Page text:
In the case of new LIRs or End Users with no previous allocations or assignments, this
requirement does not apply to their first allocation or assignment request.

LIRs and End users requesting IPv4 space must have IPv6 resources from AFRINIC (or request IPv6 concurrently with their IPv4 request), or from their upstream providers.

AFRINIC resources are for the AFRINIC service region and any use outside the region should be solely in support of connectivity back to the AFRINIC region


3.9 IPv4 Address Space for [Internet Exchange Points (IXPs)], critical Internet infrastructure, new LIRs or End-Users and unforeseen circumstances

During exhaustion phase 2, allocations/assignments to IXPs, Critical Internet infrastructure and new LIRs and End-Users will be as follows:


3.9.1 Assignments to critical infrastructure

A /16 from the final /11 will be held in reserve for exclusive use by critical Internet infrastructure. On application for IPv4 resources, a critical Internet Infrastructure operator may receive one number resource (maximum /22).

Critical infrastructure are ICANN-sanctioned DNS root server operators, IXPs, TLD (Top Level Domain) operators, IANA and RIRs.

  • On application for IPv4 resources, an Internet Exchange Point (IXP) will receive one number resource (maximum /23) according to the following:
  • This space will be used to run an Internet Exchange Point peering LAN; other uses are forbidden.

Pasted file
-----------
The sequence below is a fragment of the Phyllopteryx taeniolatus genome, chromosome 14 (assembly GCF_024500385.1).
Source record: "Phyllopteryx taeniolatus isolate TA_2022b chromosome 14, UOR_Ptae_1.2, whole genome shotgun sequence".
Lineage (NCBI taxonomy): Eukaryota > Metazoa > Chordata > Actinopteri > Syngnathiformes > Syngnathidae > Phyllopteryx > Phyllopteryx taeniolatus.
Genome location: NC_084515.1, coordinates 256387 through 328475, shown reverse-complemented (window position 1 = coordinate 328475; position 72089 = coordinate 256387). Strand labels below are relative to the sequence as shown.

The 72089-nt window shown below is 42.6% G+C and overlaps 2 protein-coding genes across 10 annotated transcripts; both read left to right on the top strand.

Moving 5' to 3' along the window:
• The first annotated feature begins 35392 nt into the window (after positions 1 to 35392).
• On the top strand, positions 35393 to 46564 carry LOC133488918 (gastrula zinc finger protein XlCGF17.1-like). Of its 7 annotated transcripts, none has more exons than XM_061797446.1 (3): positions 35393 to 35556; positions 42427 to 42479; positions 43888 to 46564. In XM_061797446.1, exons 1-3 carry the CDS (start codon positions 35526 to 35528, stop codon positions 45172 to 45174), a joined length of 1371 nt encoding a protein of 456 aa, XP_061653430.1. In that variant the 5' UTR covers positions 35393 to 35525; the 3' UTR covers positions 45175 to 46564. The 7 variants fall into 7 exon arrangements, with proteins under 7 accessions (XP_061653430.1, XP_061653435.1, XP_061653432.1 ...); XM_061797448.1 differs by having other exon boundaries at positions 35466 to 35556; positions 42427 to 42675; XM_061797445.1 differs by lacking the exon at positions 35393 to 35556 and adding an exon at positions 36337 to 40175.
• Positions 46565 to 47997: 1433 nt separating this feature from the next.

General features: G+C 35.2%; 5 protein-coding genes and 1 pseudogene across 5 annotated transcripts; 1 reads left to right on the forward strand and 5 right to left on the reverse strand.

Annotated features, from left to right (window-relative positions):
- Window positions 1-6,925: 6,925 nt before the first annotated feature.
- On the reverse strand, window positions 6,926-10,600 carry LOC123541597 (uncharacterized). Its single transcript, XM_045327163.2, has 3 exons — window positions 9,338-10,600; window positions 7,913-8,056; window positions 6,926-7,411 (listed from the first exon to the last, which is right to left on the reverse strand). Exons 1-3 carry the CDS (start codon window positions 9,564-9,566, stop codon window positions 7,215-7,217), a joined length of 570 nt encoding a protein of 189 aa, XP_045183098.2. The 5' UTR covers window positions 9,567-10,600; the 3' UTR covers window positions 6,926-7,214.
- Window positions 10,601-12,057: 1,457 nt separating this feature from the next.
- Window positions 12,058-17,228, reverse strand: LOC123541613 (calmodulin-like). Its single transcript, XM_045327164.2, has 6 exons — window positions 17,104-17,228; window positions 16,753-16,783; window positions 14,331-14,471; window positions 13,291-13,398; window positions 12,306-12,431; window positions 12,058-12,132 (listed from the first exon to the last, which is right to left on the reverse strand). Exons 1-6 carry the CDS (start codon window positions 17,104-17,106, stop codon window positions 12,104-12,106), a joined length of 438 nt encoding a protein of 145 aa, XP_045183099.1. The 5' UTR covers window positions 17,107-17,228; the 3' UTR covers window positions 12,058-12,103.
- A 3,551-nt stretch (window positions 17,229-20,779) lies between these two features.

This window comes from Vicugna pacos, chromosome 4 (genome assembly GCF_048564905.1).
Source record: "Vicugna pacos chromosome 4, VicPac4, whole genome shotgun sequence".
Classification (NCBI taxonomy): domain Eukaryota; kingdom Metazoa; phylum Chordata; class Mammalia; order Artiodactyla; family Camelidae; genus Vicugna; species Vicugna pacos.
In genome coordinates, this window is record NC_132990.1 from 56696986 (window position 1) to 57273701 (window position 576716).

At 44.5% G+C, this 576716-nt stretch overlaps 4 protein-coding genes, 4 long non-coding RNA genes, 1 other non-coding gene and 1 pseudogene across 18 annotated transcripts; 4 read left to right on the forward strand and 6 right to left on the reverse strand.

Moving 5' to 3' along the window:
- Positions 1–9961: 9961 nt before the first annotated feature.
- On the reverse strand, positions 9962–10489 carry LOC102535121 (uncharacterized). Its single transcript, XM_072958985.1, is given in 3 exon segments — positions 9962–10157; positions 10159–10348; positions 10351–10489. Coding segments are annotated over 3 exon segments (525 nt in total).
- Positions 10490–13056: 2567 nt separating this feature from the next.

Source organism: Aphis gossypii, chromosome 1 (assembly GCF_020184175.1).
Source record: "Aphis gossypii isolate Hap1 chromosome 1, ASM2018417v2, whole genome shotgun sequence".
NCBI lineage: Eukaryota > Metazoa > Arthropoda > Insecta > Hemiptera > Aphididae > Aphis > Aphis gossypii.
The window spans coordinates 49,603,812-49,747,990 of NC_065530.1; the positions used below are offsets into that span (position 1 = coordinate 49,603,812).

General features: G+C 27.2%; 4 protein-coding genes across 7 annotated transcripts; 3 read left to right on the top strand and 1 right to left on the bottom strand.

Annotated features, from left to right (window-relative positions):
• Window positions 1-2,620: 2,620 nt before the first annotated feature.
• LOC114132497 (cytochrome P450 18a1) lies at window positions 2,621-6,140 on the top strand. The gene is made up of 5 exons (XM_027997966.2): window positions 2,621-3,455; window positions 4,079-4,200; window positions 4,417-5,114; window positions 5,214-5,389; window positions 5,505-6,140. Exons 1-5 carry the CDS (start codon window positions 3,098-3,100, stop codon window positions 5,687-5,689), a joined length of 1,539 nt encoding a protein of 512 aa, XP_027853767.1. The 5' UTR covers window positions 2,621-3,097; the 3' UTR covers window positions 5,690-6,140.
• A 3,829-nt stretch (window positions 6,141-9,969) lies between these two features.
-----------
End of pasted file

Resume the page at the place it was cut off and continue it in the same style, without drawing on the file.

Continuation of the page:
• New Internet Exchange points will be assigned a maximum of /24.  Internet exchange points may return this assignment (or existing PI used as in the IXP peering LAN) should they run out of space and receive a larger (a maximum of /23 if utilization requires) assignment.
  • IP space returned by Internet Exchange Points will be added to the reserved pool maintained for use by Internet Exchange Points.


3.9.2 Allocations/Assignments to new LIRs or End-Users

A /14 from the final /11 will be held in reserve for exclusive use by new LIRs or End-Users with no prior IPv4 address space from AFRINIC.  On application for IPv4 resources, a new LIR or End-User may receive one number resource (maximum /22).


3.9.3 Reserve for unforeseen situations

A /13 IPv4 address block will be in reserved out of the Final /8. This /13 IPv4 address block shall be preserved by AFRINIC for some future uses, as yet unforeseen. The Internet is innovative and we cannot predict with certainty what might happen. Therefore, it is prudent to keep this block in reserve, just in case some future requirement creates a demand for IPv4 addresses.

When AFRINIC, can no longer meet any more requests for address space (from the Final /8 or from any other available address space), AFRINIC in consultation with the community via the Policy Discussion Mailing list and considering the demand and other factors at the time will replenish the exhaustion pool with whatever address space (or part thereof) that may be available to AFRINIC at the time, in a manner that is in the best interests of the community.


4.0) Revision History

9th February 2016 AFPUB-2016-V4-001-DRAFT01 (Version 1.0) Posted to the rpd mailing list


5.0) References

Global Policy for the Allocation of the remaining IPv4 address pool:


6.0) Frequently Asked Questions

Please click here to read through some important frequently asked questions that guide understanding the proposal